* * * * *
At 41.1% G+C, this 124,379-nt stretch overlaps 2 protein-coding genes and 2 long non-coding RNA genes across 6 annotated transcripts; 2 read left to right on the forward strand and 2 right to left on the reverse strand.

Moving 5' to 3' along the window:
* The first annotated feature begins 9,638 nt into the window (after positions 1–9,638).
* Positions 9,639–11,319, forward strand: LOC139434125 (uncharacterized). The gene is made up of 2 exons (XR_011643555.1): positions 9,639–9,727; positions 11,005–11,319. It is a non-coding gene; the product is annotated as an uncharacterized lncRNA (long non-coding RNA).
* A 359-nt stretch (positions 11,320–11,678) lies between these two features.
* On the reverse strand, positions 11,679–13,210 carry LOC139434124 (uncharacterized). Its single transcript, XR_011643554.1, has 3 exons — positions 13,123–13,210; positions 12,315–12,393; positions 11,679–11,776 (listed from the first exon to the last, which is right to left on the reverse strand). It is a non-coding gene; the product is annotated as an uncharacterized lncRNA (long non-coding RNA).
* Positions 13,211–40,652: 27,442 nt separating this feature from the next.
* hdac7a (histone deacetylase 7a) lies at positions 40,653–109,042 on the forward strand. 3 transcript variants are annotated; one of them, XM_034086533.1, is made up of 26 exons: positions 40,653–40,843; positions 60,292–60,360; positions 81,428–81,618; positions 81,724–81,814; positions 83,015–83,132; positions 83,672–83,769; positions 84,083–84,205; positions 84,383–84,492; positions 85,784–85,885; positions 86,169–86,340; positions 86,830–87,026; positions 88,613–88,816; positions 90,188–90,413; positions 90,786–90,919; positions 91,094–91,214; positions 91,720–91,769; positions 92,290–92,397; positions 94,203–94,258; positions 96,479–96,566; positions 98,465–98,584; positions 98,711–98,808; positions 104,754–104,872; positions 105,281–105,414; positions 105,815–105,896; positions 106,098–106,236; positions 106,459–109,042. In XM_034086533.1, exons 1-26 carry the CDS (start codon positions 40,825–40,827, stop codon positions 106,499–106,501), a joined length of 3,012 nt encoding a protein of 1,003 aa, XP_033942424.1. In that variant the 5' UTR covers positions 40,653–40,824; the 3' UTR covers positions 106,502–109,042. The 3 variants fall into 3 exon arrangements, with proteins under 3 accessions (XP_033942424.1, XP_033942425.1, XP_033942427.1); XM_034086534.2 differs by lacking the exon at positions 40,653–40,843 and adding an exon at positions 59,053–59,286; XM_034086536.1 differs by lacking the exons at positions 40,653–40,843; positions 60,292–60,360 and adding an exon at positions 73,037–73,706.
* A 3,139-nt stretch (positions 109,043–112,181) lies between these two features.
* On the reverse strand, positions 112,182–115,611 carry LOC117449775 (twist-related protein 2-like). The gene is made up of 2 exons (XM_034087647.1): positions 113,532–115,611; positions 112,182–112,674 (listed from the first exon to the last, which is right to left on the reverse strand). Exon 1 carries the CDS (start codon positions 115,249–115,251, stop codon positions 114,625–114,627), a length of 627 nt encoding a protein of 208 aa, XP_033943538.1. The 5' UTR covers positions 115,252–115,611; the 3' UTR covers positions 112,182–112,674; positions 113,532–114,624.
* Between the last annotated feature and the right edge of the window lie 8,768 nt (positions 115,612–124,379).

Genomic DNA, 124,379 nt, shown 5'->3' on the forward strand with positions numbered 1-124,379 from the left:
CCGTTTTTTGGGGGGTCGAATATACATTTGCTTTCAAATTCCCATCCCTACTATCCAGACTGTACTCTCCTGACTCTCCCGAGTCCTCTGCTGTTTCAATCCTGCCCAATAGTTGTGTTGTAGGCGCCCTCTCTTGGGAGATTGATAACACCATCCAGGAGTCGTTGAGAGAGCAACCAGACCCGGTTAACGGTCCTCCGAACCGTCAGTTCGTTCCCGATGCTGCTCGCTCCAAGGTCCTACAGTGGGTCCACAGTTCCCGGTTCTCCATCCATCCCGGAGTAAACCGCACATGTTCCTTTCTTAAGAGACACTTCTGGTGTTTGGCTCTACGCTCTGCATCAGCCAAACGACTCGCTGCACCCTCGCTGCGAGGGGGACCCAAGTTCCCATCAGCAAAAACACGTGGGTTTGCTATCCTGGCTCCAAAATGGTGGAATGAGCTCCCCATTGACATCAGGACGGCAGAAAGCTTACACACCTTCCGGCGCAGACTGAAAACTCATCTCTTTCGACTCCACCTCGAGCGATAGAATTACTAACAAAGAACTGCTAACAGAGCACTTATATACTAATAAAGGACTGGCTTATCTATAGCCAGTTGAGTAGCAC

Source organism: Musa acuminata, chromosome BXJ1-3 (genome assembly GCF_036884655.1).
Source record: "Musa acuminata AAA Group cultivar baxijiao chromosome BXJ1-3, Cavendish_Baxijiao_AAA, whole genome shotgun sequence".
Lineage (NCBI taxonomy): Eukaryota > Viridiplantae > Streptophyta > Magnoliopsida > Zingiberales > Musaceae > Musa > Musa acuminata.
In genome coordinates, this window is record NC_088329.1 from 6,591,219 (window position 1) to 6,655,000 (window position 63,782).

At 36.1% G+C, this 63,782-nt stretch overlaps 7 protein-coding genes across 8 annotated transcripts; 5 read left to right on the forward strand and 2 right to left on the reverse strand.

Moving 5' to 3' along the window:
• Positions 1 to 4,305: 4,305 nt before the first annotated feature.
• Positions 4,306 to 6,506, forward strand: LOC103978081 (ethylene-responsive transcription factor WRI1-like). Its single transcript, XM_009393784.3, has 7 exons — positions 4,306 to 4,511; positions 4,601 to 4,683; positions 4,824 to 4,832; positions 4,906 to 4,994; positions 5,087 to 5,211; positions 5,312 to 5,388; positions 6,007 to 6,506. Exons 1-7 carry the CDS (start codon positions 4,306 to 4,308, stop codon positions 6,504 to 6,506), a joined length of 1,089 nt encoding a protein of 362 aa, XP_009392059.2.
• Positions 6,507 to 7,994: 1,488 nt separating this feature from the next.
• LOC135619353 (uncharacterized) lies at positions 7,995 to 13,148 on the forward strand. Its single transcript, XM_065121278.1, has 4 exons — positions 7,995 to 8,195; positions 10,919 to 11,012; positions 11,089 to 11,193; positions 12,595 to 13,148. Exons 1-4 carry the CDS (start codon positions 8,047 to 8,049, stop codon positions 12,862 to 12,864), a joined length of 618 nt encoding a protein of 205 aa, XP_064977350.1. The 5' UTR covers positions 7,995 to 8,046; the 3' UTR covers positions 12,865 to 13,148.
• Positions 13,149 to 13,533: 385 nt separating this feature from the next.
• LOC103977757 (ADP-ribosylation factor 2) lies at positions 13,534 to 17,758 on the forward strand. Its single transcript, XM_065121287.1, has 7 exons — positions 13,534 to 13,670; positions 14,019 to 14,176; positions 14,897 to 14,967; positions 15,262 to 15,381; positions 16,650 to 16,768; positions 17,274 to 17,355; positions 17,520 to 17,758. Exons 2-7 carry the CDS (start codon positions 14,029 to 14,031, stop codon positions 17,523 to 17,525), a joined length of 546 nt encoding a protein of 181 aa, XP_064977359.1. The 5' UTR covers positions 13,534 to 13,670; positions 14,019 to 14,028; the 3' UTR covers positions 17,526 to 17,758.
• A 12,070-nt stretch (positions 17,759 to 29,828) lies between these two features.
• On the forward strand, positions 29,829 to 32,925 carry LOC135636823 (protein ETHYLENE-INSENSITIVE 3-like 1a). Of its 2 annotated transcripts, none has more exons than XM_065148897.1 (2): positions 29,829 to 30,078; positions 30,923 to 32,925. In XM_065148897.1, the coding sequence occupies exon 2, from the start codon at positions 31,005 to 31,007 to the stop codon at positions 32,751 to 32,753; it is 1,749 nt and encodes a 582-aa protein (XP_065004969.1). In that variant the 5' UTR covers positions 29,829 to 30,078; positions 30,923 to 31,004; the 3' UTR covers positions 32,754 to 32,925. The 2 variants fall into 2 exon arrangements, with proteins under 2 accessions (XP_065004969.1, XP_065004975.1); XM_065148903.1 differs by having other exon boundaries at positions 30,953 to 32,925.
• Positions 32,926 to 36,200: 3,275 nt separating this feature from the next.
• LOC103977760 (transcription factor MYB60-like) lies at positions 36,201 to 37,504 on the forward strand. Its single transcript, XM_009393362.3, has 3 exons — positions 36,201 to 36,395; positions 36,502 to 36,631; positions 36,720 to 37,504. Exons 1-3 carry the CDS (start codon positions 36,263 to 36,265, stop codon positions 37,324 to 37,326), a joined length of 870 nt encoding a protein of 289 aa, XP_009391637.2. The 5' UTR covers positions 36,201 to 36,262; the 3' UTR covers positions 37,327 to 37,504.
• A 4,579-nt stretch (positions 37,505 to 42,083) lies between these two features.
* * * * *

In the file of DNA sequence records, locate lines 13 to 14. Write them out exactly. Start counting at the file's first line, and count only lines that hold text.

CCGTTTTTTGGGGGGTCGAATATACATTTGCTTTCAAATTCCCATCCCTACTATCCAGACTGTACTCTCCTGACTCTCCCGAGTCCTCTGCTGTTTCAATCCTGCCCAATAGTTGTGTTGTAGGCGCCCTCTCTTGGGAGATTGATAACACCATCCAGGAGTCGTTGAGAGAGCAACCAGACCCGGTTAACGGTCCTCCGAACCGTCAGTTCGTTCCCGATGCTGCTCGCTCCAAGGTCCTACAGTGGGTCCACAGTTCCCGGTTCTCCATCCATCCCGGAGTAAACCGCACATGTTCCTTTCTTAAGAGACACTTCTGGTGTTTGGCTCTACGCTCTGCATCAGCCAAACGACTCGCTGCACCCTCGCTGCGAGGGGGACCCAAGTTCCCATCAGCAAAAACACGTGGGTTTGCTATCCTGGCTCCAAAATGGTGGAATGAGCTCCCCATTGACATCAGGACGGCAGAAAGCTTACACACCTTCCGGCGCAGACTGAAAACTCATCTCTTTCGACTCCACCTCGAGCGATAGAATTACTAACAAAGAACTGCTAACAGAGCACTTATATACTAATAAAGGACTGGCTTATCTATAGCCAGTTGAGTAGCAC

Source organism: Musa acuminata, chromosome BXJ1-3 (genome assembly GCF_036884655.1).